U.S. military troops may be able to sidestep the Pentagon’s entrenched, 100-year-old “up or out” promotion system under sweeping new proposals unveiled Thursday, aimed at keeping high-tech experts or other specialists on the job.
In announcing the plan, Defense Secretary Ash Carter marked the third – and most dramatic – installment in his campaign to modernize the military’s antiquated bureaucracy. The proposals are largely aimed at making it easier for the military services to attract and retain good quality people and keep them in jobs where they excel.
“‘Up-or-out’ isn’t broken – in fact, it’s an essential and highly successful system – but it’s also not perfect,” Carter said. “The problem, however, is that DoD can’t take a one-size-fits-all approach.”
Carter’s plan won’t abolish the traditional system that forces service members to leave if they don’t get promoted within a certain period of time. Instead, it will allow the services to bypass those rules for people when they feel it’s needed.
The current promotions system does not give credit for experience and training that occurred along slightly different timelines, even if it benefited the military.
“Such rigidity can be constraining to the military services and service chiefs in their effort to attract and retain the best force possible,” Carter said in a speech in the Pentagon courtyard. “Sometimes this system has led us to lose good people.”
Military leaders have expressed varying degrees of support for the promotion changes, noting that in some fields – such as fighter pilots or certain combat command positions – the strict advancement system may make more sense.
Many of the proposals will require congressional approval, but there is some general support for giving the military greater flexibility, as long as the historical systems aren’t eliminated.
One idea likely to hit opposition on Capitol Hill is Carter’s proposal that the Pentagon give department civilians six weeks of paid paternal leave for the birth or adoption of a child. The Defense Department follows rules for family leave that apply to the entire federal workforce, and carving out a more generous exception for them would be hard to approve.
Carter also wants to allow civilians to work part-time during the first year after a birth or adoption, and allow them to have more flexible work hours when possible. That plan may not require legislation.
The promotion proposal announced Thursday, which also requires a law change, would allow a major or captain to remain at their rank for years or even their entire career, if they are highly skilled in a critical field such as cyberwarfare or another technical job.
The new plans would also allow troops to ask to have their promotion review postponed if they haven’t completed all the requirements for the next rank, and want to pursue another opportunity, such as an internship or higher education.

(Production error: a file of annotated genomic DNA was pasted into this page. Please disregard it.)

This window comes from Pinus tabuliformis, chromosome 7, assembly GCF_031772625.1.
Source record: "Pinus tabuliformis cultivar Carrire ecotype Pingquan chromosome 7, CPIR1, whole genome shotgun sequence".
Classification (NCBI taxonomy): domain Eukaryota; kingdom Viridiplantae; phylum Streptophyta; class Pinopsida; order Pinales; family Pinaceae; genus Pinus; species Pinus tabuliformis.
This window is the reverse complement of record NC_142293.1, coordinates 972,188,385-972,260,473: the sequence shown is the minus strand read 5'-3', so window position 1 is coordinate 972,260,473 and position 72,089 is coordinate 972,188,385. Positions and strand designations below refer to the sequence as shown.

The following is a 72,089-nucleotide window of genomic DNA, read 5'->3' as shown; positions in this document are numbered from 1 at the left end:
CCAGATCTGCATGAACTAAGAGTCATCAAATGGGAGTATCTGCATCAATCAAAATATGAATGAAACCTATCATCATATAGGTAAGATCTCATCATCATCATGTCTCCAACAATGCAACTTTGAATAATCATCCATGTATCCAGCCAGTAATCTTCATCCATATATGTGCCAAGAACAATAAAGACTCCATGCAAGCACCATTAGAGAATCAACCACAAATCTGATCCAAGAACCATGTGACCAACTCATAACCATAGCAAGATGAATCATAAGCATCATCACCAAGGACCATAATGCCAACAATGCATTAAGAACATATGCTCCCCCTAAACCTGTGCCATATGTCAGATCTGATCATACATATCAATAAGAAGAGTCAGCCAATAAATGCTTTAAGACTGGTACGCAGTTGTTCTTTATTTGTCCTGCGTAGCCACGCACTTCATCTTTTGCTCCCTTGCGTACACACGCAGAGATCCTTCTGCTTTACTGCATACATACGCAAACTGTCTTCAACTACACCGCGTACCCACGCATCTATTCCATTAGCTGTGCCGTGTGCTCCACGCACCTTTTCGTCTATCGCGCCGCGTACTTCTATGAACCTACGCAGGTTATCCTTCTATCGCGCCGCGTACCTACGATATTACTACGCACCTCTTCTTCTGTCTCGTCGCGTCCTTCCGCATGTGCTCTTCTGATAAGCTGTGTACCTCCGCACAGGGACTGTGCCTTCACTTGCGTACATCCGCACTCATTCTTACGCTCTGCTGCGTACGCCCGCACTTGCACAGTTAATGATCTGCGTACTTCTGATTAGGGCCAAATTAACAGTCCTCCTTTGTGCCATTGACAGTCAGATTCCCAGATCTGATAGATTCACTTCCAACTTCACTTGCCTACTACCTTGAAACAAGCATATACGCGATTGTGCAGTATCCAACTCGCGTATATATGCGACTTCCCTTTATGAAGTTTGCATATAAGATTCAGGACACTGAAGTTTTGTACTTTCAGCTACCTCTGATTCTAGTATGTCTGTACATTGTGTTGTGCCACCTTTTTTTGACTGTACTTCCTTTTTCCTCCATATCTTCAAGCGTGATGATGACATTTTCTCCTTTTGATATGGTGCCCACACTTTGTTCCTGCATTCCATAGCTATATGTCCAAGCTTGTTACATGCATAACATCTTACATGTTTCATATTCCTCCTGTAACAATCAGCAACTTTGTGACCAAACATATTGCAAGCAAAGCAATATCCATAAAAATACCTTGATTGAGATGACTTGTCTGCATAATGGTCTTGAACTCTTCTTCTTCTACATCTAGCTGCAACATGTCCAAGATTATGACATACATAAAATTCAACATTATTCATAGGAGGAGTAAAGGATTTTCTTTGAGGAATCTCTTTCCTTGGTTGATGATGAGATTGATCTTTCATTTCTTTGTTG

The current promotion system has been in existence for 100 years, and gives senior leaders little flexibility. Service members must complete a number of specific requirements – including certain command responsibilities and schooling – before getting promoted to the next rank. And they must do it within certain timelines.
Carter has complained that such systems tie leaders’ hands and make it harder for them to compete for talent, particularly as the defense secretary works to beef up innovation and technology within the department.
Another suggested change would allow the services to broaden the specialties that can start at a higher rank, instead of the bottom of the officer pool. That is done now with some specialties such as doctors, lawyers and chaplains. But Pentagon officials want to be able to do it for high-tech jobs.
Other proposals would allow the military services to schedule promotions based on merit, rather than seniority, and make it easier for troops who leave the service for medical reasons to get civilian defense jobs.
And there are plans to upgrade recruiting efforts, and allow the department to hire more quickly when needed to get quality personnel.
The latest proposals follow Carter’s January announcement that he was doubling the length of fully paid maternity leave for female service members and expanding the hours that military child-care facilities are open and the number of children that can be accommodated.
Last November, he rolled out plans to change the retirement system to allow investments in a 401(k)-type retirement plan and increase internships.
He has argued that the Pentagon needs to get in line more with the corporate world, and strengthen ties with high-tech companies to bring the best and brightest into the department.